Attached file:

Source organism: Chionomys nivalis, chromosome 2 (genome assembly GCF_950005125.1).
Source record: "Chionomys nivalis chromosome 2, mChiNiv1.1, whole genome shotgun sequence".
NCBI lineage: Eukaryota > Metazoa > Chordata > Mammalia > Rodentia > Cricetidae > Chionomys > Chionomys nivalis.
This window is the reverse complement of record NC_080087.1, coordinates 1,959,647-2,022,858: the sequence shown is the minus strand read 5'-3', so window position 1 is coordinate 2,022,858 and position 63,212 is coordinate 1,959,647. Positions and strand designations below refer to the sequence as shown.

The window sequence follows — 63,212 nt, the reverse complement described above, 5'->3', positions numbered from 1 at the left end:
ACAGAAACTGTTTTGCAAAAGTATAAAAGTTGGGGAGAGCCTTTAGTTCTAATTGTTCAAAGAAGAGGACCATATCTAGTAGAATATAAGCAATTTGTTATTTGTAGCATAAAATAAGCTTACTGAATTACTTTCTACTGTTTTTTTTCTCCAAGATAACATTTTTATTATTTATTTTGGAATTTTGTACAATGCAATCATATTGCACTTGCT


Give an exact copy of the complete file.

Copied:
Source organism: Chionomys nivalis, chromosome 2 (genome assembly GCF_950005125.1).
Source record: "Chionomys nivalis chromosome 2, mChiNiv1.1, whole genome shotgun sequence".
NCBI lineage: Eukaryota > Metazoa > Chordata > Mammalia > Rodentia > Cricetidae > Chionomys > Chionomys nivalis.
This window is the reverse complement of record NC_080087.1, coordinates 1,959,647-2,022,858: the sequence shown is the minus strand read 5'-3', so window position 1 is coordinate 2,022,858 and position 63,212 is coordinate 1,959,647. Positions and strand designations below refer to the sequence as shown.

The window sequence follows — 63,212 nt, the reverse complement described above, 5'->3', positions numbered from 1 at the left end:
ACAGAAACTGTTTTGCAAAAGTATAAAAGTTGGGGAGAGCCTTTAGTTCTAATTGTTCAAAGAAGAGGACCATATCTAGTAGAATATAAGCAATTTGTTATTTGTAGCATAAAATAAGCTTACTGAATTACTTTCTACTGTTTTTTTTCTCCAAGATAACATTTTTATTATTTATTTTGGAATTTTGTACAATGCAATCATATTGCACTTGCT